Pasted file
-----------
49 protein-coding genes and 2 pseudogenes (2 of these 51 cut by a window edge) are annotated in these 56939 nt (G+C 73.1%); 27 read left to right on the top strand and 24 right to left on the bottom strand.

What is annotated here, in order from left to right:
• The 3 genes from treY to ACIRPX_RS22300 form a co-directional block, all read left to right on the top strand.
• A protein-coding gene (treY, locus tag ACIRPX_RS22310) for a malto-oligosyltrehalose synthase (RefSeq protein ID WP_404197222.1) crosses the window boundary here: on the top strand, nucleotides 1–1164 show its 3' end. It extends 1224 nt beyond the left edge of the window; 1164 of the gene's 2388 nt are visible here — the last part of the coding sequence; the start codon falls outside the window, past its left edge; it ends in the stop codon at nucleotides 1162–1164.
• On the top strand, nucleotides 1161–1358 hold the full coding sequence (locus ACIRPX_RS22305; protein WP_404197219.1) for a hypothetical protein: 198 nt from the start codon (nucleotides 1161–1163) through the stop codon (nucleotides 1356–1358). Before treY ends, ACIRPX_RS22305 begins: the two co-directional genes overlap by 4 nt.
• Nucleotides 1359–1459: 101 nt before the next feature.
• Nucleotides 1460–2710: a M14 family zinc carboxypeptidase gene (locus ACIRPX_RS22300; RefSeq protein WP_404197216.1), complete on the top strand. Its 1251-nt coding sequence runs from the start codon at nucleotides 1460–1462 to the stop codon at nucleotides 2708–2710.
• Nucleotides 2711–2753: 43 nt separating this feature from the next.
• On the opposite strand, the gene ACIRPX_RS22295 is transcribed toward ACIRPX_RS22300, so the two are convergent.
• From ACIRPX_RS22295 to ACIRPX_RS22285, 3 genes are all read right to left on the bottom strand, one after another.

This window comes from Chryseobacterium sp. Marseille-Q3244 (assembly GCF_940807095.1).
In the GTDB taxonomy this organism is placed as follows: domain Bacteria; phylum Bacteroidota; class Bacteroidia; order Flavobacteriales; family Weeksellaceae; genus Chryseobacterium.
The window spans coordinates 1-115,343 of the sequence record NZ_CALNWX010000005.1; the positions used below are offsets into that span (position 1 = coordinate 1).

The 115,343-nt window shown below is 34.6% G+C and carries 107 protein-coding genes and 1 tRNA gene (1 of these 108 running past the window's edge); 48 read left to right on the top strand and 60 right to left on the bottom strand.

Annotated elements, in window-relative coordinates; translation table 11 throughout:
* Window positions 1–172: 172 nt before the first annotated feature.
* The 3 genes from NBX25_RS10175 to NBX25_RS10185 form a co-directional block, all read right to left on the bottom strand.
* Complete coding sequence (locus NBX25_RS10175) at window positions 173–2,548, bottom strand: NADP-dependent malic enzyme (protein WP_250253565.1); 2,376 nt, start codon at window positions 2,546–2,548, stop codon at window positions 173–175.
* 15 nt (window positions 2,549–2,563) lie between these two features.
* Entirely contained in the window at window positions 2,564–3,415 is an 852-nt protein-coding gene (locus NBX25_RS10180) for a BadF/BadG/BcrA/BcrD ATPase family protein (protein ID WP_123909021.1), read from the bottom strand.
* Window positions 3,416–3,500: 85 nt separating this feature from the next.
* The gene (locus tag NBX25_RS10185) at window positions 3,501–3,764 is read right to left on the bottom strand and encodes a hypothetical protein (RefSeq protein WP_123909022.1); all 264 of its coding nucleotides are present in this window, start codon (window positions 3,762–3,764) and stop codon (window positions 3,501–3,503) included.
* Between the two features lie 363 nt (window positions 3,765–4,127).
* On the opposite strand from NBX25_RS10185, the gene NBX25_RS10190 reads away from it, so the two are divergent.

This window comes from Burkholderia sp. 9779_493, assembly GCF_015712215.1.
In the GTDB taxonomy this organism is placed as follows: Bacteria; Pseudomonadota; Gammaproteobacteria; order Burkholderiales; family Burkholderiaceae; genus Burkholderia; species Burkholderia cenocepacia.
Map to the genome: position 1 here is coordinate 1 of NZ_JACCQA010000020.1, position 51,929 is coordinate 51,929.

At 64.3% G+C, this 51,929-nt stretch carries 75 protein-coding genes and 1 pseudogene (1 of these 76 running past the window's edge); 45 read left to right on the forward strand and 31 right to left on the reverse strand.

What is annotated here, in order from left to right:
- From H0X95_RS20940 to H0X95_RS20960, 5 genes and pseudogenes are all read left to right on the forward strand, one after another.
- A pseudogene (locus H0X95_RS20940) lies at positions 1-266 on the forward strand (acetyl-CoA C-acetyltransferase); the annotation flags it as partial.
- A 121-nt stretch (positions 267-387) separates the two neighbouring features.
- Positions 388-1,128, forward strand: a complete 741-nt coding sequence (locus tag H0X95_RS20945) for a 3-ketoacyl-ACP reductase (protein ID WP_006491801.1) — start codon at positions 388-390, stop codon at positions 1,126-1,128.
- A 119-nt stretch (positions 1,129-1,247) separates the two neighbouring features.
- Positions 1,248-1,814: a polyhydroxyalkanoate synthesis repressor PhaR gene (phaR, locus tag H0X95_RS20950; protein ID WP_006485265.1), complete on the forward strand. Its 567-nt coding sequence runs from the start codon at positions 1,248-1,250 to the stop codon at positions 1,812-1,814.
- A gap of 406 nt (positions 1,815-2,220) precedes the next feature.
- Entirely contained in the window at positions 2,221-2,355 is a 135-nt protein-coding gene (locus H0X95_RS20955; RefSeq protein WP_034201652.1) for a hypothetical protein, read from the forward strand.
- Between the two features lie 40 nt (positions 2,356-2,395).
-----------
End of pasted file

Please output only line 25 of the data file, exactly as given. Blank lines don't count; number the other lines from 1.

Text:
This window comes from Burkholderia sp. 9779_493, assembly GCF_015712215.1.